The current plan includes dozens of cottages and duplexes in the North Housing Village (south of Derrydown Way) and more than 100 units in the South Housing Village (north of Katie Kerr Drive). A track, a playground and a “creative village” are also included in the plan.
Following complaints from residents in September, the city commission declined to issue a ballot referendum for Legacy Park, arguing that residents already had ample opportunity to give feedback.
Lynn Gathercold, who leads the Legacy Park Voice Group and created a petition against the city’s plan, has claimed that the development is too dense and would remove eight acres of greenspace.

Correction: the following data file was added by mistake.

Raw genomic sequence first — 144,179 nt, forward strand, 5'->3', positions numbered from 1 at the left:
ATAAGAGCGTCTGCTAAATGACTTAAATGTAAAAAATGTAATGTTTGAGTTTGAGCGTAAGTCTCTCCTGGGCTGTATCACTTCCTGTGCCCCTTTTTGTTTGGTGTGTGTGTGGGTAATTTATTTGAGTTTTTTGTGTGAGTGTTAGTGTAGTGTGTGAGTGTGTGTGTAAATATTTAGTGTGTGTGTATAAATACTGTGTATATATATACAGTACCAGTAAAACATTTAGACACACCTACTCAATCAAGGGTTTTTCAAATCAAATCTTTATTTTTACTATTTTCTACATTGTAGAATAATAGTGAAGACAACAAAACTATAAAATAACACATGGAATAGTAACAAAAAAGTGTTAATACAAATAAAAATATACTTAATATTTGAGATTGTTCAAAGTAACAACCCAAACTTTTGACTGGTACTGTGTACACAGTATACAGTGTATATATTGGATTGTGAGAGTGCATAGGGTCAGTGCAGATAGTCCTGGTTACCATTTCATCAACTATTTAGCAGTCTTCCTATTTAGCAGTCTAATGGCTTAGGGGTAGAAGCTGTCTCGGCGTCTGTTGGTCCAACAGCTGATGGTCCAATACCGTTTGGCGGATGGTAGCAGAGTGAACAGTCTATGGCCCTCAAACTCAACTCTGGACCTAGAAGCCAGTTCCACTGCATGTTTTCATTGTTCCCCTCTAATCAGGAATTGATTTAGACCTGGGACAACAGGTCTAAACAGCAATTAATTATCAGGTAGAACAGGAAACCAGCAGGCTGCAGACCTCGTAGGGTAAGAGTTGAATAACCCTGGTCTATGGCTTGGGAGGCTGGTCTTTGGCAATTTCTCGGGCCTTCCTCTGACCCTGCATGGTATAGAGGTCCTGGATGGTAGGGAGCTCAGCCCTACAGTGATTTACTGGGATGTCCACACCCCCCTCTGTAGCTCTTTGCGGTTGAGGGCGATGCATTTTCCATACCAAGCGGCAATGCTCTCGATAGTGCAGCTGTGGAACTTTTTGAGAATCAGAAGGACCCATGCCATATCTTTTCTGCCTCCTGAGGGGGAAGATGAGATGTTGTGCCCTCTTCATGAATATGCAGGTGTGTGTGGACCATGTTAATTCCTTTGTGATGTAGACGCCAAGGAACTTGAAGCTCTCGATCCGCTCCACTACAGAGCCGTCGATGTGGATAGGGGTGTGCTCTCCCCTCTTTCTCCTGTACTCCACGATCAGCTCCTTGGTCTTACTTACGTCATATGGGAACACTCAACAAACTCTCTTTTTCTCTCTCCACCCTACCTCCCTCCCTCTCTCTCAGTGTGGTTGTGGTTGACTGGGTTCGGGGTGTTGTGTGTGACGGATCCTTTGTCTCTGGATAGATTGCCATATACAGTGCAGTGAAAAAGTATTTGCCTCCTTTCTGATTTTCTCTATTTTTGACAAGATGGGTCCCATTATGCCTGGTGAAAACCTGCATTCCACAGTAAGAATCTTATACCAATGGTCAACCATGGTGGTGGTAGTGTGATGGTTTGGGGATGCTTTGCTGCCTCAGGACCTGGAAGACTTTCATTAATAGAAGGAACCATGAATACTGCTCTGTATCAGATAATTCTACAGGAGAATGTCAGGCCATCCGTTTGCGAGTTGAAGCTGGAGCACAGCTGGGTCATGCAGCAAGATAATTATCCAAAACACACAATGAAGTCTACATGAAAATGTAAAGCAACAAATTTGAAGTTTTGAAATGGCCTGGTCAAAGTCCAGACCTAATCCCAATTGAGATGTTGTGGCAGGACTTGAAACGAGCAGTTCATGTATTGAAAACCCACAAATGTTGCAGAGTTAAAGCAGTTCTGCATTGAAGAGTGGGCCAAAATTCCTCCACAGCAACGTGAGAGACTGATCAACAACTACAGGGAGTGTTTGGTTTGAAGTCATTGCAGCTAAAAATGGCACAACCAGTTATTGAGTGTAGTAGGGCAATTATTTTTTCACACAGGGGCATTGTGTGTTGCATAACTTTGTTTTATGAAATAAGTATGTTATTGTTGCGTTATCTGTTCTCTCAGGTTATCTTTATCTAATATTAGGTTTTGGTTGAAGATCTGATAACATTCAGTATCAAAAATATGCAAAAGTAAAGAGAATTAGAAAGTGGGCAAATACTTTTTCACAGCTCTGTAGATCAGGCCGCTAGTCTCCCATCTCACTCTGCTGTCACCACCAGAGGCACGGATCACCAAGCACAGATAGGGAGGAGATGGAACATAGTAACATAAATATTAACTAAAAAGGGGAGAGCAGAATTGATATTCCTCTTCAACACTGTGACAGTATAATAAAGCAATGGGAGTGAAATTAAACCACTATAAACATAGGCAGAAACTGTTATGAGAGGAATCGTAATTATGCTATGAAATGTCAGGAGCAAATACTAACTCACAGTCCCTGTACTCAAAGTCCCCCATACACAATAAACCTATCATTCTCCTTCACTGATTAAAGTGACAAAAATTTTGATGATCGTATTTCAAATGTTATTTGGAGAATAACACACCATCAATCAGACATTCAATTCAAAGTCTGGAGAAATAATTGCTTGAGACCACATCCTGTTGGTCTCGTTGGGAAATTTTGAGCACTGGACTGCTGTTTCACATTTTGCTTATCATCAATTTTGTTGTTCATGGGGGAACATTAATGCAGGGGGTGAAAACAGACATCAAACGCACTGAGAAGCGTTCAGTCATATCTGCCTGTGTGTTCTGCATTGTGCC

“We paid $40 million for it,” she said during the September city council meeting. “We are a land bound community. This is it, so we have to figure out a way to come up with a plan that works for everyone.”
The property is one of the largest undeveloped parcels within the city’s limits, which is why the city commission and its affordable housing task force sees it as a prime opportunity to address Decatur’s affordability issues. Garrett said the public will have future opportunities to voice their opinions on the project.
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